A few years ago my job was much different from my current practice. As an instructor for a science center, my students were all above average performers, and rarely did the student body include students with a first language other than English. In addition to my classroom instruction I facilitated a couple on blended, face2face and online, classes for professional learning in atmospheric science content. At the start of each term, I discussed with teachers the common requirements for students to ensure Internet Etiquette. Within these discussions, I provided examples of how participating online can mean facing unwarranted behavior of others. Cyber bullying is no-joke; in Florida, a 14 year old girl jumped from a tower to her death, after agonizing about relentless and hateful messages sent to her Facebook account. The view of what is appropriate online behavior is judgmental; a young Georgia high school teacher on summer vacation traveled across Europe - subsequently lost her job after posting her picture with a beer in one hand and a glass of wine in the other. Even a legitimate complaint regarding poor service posted on an online review page can result in a lawsuit. Such was the case for a Chicago woman who was sued by her plastic surgeon after she complained about her obvious botched breast surgery. The doctor claimed the online review was defamatory.
Despite Internet safety concerns for several years now, I never imaged what my current concerns would be for English Learners participating online. Richardson (2010) advices communicating with parents regarding clarity on Web publishing objectives, and
this for starters is problematic. My students are refugees, I first have to translate my lesson plans into several languages, and Google-Translate-Dot-Com does not list Burmese, and only recently added Nepali. Even with the effort to translate my objectives, what certainty do I have that my EL's parents understand the lesson objectives? For this reason I have opted to have my students use an online publishing app for the experience with Web tool technology, but instead of publishing to share their work with an audience it will be saved to a file. Surfing the internet and clicking onto other sites will not be allowed, and this limitation is very necessary to ensure only appropriate content is within view. What some cultures may consider inappropriate could have me viewed as acting outside laws in place to protect US students.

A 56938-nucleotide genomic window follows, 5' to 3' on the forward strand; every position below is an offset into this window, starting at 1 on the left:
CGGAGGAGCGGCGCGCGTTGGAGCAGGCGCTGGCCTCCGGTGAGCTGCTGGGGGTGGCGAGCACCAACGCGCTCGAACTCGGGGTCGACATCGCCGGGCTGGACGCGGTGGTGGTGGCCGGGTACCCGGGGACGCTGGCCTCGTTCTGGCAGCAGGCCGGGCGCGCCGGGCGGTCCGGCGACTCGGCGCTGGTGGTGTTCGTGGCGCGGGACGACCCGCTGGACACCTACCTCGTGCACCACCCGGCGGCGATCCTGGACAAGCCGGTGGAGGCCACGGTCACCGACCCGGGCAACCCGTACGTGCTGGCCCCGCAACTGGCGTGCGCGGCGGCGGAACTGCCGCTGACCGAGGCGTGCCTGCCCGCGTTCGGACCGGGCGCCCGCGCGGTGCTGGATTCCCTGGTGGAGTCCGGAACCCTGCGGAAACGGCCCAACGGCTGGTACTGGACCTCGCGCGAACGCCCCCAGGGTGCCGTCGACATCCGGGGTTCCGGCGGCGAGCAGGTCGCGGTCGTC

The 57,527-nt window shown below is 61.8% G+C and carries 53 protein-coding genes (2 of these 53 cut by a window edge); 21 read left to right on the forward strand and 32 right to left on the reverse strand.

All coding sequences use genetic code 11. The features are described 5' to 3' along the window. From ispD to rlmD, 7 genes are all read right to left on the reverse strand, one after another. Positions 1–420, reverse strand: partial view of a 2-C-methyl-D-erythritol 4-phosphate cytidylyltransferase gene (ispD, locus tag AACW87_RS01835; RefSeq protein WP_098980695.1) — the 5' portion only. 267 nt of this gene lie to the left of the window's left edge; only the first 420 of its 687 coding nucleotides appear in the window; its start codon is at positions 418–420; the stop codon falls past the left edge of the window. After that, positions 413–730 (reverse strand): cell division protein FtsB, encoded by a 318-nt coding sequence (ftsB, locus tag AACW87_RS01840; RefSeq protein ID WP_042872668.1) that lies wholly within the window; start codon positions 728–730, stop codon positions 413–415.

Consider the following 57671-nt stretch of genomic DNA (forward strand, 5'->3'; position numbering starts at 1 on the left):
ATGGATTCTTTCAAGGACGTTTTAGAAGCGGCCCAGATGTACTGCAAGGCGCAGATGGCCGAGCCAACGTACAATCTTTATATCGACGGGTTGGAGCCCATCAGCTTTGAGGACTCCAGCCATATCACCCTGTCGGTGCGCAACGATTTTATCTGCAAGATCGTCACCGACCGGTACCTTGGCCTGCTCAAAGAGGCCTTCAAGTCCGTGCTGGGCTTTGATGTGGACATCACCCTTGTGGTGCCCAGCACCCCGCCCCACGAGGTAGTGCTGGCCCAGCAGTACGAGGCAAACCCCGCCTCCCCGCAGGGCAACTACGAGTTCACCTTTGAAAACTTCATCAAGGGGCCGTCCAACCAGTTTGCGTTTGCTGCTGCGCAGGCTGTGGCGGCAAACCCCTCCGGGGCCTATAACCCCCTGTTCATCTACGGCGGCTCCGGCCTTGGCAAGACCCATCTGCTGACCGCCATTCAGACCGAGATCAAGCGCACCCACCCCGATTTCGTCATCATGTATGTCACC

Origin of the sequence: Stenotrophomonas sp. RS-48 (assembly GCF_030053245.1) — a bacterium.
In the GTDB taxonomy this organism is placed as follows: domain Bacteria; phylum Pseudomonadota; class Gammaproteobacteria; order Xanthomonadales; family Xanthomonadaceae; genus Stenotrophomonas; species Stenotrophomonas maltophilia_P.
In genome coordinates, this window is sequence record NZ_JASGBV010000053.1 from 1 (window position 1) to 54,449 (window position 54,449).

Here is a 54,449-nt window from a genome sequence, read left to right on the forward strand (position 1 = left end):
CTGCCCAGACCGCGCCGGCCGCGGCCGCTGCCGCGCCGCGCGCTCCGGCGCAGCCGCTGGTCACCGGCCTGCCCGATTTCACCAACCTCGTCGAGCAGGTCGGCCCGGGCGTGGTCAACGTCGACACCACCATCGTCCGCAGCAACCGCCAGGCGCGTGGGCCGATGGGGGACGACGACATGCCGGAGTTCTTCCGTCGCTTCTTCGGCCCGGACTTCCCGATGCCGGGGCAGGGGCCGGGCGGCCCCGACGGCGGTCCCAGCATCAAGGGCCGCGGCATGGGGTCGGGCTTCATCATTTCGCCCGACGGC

The Children’s Internet Protection Act (CIPA) enacted by Congress, stimulates school requirements to protect students from obscene and harmful content over the Internet. The threat of being harmful is associated to bully-like behavior. There are states laws that specifically address bullying. Georgia legislation, OCGA Sec. 20-2-751.4, requires local school boards to adopt policies prohibiting bullying, and requires: parental notification, age-appropriate range of consequences for bullying, counseling or disciplinary actions. Judging from recent publicized cyberbullying court cases across the US, these laws are considered weak and legal support to stop bullying is not that likely. The best protection against cyberbullying is to prevent it - according to numerous information Web sites advocating action against cyberbullying, such as Stop Cyberbullying and Teens Against Cyberbullying.
In summary, cyberbullying remains a growing problem.
Richardson, W. (2010). Blogs, wikis, podcasts, and other powerful Web tools for classrooms. Thousand Oaks, CA: Corwin.